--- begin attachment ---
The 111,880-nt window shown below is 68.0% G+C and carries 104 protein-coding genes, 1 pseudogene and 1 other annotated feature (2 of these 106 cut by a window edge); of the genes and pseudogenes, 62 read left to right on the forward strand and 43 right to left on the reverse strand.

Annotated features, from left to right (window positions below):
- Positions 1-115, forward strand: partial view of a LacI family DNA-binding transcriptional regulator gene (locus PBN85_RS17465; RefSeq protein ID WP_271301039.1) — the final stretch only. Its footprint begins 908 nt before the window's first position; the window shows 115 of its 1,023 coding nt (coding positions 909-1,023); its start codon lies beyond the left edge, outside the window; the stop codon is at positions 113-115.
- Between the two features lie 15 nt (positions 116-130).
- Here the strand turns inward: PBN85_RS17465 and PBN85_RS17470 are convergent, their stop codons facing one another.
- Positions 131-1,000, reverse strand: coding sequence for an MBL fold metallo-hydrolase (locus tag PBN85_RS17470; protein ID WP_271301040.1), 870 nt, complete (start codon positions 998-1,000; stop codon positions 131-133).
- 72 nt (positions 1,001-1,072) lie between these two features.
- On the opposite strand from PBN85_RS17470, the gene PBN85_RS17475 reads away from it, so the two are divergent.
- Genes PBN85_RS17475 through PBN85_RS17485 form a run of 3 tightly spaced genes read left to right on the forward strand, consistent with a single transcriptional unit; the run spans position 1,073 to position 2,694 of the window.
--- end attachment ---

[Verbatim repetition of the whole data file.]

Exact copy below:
The 111,880-nt window shown below is 68.0% G+C and carries 104 protein-coding genes, 1 pseudogene and 1 other annotated feature (2 of these 106 cut by a window edge); of the genes and pseudogenes, 62 read left to right on the forward strand and 43 right to left on the reverse strand.

Annotated features, from left to right (window positions below):
- Positions 1-115, forward strand: partial view of a LacI family DNA-binding transcriptional regulator gene (locus PBN85_RS17465; RefSeq protein ID WP_271301039.1) — the final stretch only. Its footprint begins 908 nt before the window's first position; the window shows 115 of its 1,023 coding nt (coding positions 909-1,023); its start codon lies beyond the left edge, outside the window; the stop codon is at positions 113-115.
- Between the two features lie 15 nt (positions 116-130).
- Here the strand turns inward: PBN85_RS17465 and PBN85_RS17470 are convergent, their stop codons facing one another.
- Positions 131-1,000, reverse strand: coding sequence for an MBL fold metallo-hydrolase (locus tag PBN85_RS17470; protein ID WP_271301040.1), 870 nt, complete (start codon positions 998-1,000; stop codon positions 131-133).
- 72 nt (positions 1,001-1,072) lie between these two features.
- On the opposite strand from PBN85_RS17470, the gene PBN85_RS17475 reads away from it, so the two are divergent.
- Genes PBN85_RS17475 through PBN85_RS17485 form a run of 3 tightly spaced genes read left to right on the forward strand, consistent with a single transcriptional unit; the run spans position 1,073 to position 2,694 of the window.